- The Collaborative Numismatics Project
  Explore Our Website And Find Joy In The History, Numismatics, Art, Mythology, And Geography Of Coins!!! NumisWiki Is An Enormous Unique Resource Including Hundreds Of Books And Thousands Of Articles Online!!! The Column On The Left Includes Our "Best of NumisWiki" Menu If You Are New To Collecting - Start With Ancient Coin Collecting 101 NumisWiki Includes The Encyclopedia of Roman Coins and Historia Nummorum If You Have Written A Numismatic Article - Please Add It To NumisWiki All Blue Text On The Website Is Linked - Keep Clicking To ENDLESSLY EXPLORE!!! Please Visit Our Shop And Find A Coin You Love Today!!!

× Resources Home
New Articles
Most Popular
Recent Changes
Current Projects
Admin Discussions
How to
Index Of All Titles


Aes Formatum
Aes Grave
Aes Rude
The Age of Gallienus
Alexander Tetradrachms
Ancient Coin Collecting 101
Ancient Coin Prices 101
Ancient Coin Dates
Ancient Coin Lesson Plans
Ancient Coins & Modern Fakes
Ancient Counterfeits
Ancient Glass
Ancient Metal Arrowheads
Ancient Oil Lamps
Ancient Weapons
Ancient Wages and Prices
Ancient Weights and Scales
Anonymous Folles
Anonymous Follis
Anonymous Class A Folles
Antioch Officinae
Armenian Numismatics Page
Byzantine Denominations
A Cabinet of Greek Coins
Caesarean and Actian Eras
Campgates of Constantine
A Case of Counterfeits
Byzantine Christian Themes
Clashed Dies
Coins of Pontius Pilate
Conditions of Manufacture
Corinth Coins and Cults
Countermarked in Late Antiquity
Danubian Celts
Damnatio Coinage
Damnatio Memoriae
Denarii of Otho
Diameter 101
Die Alignment 101
Dictionary of Roman Coins
Doug Smith's Ancient Coins
Edict on Prices
ERIC - Rarity Tables
Etruscan Alphabet
The Evolving Ancient Coin Market
Facing Portrait of Augustus
Fel Temp Reparatio
Fertility Pregnancy and Childbirth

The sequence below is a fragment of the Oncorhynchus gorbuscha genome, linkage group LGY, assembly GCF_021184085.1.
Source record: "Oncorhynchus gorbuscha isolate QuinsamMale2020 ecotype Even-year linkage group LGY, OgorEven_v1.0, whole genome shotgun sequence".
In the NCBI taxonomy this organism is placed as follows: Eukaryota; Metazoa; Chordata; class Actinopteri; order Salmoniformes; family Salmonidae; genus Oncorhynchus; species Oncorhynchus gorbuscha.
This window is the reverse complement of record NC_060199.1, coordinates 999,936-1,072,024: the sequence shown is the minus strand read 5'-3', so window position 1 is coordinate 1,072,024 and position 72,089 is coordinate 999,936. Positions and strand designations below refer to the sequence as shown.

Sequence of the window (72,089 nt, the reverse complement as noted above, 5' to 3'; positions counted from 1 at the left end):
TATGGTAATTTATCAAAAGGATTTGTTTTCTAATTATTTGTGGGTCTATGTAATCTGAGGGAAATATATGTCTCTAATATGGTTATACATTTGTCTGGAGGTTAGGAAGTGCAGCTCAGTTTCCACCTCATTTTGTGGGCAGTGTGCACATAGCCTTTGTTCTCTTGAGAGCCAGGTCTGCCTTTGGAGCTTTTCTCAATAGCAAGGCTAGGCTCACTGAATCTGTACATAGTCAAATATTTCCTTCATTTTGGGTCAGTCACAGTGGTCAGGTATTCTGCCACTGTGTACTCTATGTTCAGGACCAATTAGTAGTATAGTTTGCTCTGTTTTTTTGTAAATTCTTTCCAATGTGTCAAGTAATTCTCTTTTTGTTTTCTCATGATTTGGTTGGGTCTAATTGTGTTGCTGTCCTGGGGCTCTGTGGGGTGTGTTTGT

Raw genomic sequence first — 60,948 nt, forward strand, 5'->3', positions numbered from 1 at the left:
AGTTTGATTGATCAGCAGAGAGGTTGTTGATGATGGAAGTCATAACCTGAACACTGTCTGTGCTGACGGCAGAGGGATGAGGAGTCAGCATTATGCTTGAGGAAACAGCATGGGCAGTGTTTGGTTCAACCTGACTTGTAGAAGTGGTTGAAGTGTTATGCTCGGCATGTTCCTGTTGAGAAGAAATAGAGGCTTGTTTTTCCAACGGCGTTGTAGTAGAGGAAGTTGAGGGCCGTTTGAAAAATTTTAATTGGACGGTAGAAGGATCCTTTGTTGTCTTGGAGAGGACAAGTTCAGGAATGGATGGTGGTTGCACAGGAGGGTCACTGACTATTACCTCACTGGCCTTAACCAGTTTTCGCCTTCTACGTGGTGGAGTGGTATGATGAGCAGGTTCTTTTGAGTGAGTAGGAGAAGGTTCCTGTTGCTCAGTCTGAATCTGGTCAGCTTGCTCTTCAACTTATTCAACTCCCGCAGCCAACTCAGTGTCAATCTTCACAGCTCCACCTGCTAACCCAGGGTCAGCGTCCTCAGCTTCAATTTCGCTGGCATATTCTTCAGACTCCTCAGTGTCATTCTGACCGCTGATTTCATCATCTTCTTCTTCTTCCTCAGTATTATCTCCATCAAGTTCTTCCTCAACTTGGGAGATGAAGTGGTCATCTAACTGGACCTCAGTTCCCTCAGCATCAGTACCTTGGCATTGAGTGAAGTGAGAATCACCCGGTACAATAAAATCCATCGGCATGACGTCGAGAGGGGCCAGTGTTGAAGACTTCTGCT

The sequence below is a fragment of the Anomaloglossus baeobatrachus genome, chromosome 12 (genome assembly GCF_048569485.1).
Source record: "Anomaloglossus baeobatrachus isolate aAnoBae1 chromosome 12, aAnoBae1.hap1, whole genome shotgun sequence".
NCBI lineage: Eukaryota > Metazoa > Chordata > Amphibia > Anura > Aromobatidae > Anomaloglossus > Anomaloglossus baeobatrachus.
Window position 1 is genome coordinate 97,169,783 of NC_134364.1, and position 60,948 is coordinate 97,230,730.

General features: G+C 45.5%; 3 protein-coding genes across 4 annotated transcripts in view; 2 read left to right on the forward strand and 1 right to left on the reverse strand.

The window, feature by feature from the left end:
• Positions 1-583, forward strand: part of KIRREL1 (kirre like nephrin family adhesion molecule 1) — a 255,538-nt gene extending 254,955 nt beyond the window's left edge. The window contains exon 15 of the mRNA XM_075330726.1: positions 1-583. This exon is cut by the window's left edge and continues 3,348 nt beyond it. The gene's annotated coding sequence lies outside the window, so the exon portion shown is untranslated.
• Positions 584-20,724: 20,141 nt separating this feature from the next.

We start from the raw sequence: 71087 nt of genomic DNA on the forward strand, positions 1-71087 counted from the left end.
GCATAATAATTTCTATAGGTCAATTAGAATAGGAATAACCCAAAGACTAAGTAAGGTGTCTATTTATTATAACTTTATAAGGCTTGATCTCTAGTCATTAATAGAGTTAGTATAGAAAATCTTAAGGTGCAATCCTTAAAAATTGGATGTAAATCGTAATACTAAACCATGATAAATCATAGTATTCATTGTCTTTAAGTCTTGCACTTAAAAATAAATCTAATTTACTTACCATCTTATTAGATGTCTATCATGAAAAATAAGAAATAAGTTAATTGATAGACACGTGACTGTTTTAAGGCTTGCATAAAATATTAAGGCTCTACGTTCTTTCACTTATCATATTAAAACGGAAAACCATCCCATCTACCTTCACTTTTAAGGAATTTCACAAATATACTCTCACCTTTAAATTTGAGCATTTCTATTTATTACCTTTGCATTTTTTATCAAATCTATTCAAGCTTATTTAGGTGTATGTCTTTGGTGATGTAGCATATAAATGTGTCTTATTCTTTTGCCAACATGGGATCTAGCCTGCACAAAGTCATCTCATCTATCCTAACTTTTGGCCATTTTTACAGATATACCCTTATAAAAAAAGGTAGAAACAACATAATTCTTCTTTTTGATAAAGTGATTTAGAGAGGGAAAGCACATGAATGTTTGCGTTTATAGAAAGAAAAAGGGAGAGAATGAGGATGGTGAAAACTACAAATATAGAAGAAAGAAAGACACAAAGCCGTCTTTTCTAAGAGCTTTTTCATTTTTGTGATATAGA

Friend or Foe
The Gallic Empire
Gallienus Zoo
Greek Alphabet
Greek Coins
Greek Dates
Greek Coin Denominations
Greek Mythology Link
Greek Numismatic Dictionary
Hellenistic Names & their Meanings
Hasmonean Dynasty
Helvetica's ID Help Page
The Hexastyle Temple of Caligula
Historia Numorum
Horse Harnesses
Identifying Ancient Metal Arrowheads
Illustrated Ancient Coin Glossary
Important Collection Auctions
Islamic Rulers and Dynasties
Julian II: The Beard and the Bull
Julius Caesar - The Funeral Speech
Kushan Coins
People in the Bible Who Issued Coins
Imperial Mints of Philip the Arab
Later Roman Coinage
Latin Plurals
Latin Pronunciation
Library of Ancient Coinage
Life in Ancient Rome
List of Kings of Judea
Malloy Weapons
Maps of the Ancient World
Military Belts
Mint Marks
Museum Collections Available Online
Nabataean Alphabet
Nabataean Numerals
The [Not] Cuirassed Elephant
Not in RIC
Numismatic Bulgarian
Numismatic Excellence Award
Numismatic French
Numismatic German
Numismatic Italian
Numismatic Spanish
Parthian Coins
Patina 101
Paleo-Hebrew Alphabet
Phoenician Alphabet
Pi-Style Athens Tetradrachms
Pricing and Grading Roman Coins
Reading Judean Coins
Representations of Alexander the Great
Roman Coin Attribution 101
Roman Militaria
Roman Mints
Roman Names
Rome and China
Satyrs and Nymphs